A month or so ago Wat Opot made use of the rains that finally came and planted rice in a small field on the property. Now we don’t need to plant rice; one of the perks of having amazing donors, but Wayne wants the children to experience what everyone in the rural countryside does yearly.
The night before he informed the kids that everyone who eats rice must put in at least 2 hours of work the next day…as that was translated around the room, some giggled, some looked on in horror and some sighed with resignation. The next day bright and early every child I walked past said “Melinda eat rice?” and when I answered "Yes", they happily informed me “Melinda eat rice, Melinda work!”
By the time I arrived at the scene the second cartload of rice was being unloaded and the first load planting was well under way.
For a little background on rice planting you can click here but for the cliff-notes version:
Earlier in the season, rice seed is tossed into small field plots by the handfuls. This produces densely packed rice plants. These plants are then harvested and tied into bundles.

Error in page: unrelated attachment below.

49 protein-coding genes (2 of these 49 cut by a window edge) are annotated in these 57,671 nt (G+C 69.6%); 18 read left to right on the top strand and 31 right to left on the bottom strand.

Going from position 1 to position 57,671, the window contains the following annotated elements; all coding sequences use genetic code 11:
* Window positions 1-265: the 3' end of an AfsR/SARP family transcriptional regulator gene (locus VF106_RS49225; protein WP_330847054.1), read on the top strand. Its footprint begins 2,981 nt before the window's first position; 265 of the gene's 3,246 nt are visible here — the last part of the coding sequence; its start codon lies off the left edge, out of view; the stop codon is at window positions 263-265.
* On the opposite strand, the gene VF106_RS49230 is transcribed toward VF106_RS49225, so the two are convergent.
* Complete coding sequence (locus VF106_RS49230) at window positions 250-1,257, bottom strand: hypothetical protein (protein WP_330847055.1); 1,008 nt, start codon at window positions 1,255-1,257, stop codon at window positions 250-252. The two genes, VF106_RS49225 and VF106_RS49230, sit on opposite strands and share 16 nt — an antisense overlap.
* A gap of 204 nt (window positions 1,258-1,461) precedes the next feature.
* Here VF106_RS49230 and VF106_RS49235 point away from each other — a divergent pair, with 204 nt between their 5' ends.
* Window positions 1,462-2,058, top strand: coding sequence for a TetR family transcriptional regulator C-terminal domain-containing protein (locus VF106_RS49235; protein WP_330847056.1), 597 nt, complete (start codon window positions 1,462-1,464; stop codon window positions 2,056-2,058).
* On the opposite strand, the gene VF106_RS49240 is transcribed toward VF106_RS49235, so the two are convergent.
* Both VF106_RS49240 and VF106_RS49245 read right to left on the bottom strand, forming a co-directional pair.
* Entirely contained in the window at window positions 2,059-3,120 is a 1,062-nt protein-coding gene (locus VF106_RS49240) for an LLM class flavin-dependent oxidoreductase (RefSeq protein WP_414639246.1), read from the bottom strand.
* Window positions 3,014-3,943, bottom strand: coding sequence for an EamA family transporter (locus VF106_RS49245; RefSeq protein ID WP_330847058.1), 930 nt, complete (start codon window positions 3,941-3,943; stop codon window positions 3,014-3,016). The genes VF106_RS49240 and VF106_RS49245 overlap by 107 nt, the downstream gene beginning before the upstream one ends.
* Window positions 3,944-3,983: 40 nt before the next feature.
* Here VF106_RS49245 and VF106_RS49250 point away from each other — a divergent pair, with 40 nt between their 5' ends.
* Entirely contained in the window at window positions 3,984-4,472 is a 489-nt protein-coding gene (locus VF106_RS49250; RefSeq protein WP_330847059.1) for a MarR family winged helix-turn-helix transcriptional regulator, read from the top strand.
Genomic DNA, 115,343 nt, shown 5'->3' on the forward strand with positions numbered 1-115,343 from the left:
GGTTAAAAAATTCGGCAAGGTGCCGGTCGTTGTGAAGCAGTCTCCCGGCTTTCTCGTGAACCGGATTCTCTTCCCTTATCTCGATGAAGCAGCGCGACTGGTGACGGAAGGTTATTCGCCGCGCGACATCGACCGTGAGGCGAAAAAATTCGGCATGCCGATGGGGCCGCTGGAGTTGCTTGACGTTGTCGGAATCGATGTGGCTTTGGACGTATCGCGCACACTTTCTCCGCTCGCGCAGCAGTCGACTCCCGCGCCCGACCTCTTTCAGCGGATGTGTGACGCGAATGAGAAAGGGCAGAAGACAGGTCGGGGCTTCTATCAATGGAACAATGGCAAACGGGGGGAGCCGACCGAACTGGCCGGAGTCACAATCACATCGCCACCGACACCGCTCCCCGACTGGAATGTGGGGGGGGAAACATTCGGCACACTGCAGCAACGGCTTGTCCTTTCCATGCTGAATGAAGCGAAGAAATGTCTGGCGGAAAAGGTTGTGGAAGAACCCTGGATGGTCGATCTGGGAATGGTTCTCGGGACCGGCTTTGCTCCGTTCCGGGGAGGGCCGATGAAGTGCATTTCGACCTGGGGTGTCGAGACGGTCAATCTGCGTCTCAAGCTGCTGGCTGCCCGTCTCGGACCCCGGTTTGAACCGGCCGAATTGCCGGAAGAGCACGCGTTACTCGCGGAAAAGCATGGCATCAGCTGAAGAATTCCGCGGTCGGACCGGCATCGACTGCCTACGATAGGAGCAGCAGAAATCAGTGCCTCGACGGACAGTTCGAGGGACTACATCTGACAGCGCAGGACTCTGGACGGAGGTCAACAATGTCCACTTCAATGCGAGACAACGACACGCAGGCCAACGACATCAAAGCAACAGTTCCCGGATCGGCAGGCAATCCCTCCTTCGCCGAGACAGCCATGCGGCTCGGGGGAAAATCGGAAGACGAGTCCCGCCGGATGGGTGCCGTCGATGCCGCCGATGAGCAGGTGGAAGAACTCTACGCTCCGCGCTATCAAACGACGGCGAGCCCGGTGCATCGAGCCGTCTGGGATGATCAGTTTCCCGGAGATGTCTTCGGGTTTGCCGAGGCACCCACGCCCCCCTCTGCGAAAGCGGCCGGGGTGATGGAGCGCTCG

These bundles are delivered to the fields where they are then planted by hand. This involves taking a couple stalks and plunging them into the water and then shoving them into the mud on the bottom. (as Kate and Srey Oun demonstrate so nicely)
This is back breaking work when fields upon fields have to be planted.
But the finished field (and continued rain) assures rice on your plate the next year.
Back at Wat Opot,it seemed to be more fun than work for most. I gathered a group of the little ones and went to work…after some serious persuading prissy Srey-I don’t like water-Nich to get in with me.
As the time wore on the planting...
Looked more like playing...
After all was planted, everyone gathered on the side to rest a bit.
But for only a bit as someone got the idea to go ‘wash off’ in the nearby creek, although by the looks of the water, it wasn’t really any cleaner than the rice field. But it was ‘new’ water and watching them run and jump around it was questionable if they really worked hard enough in the rice field.
Just another example of the day to day happenings at the most awesome Vulnerable Children's Home in the World!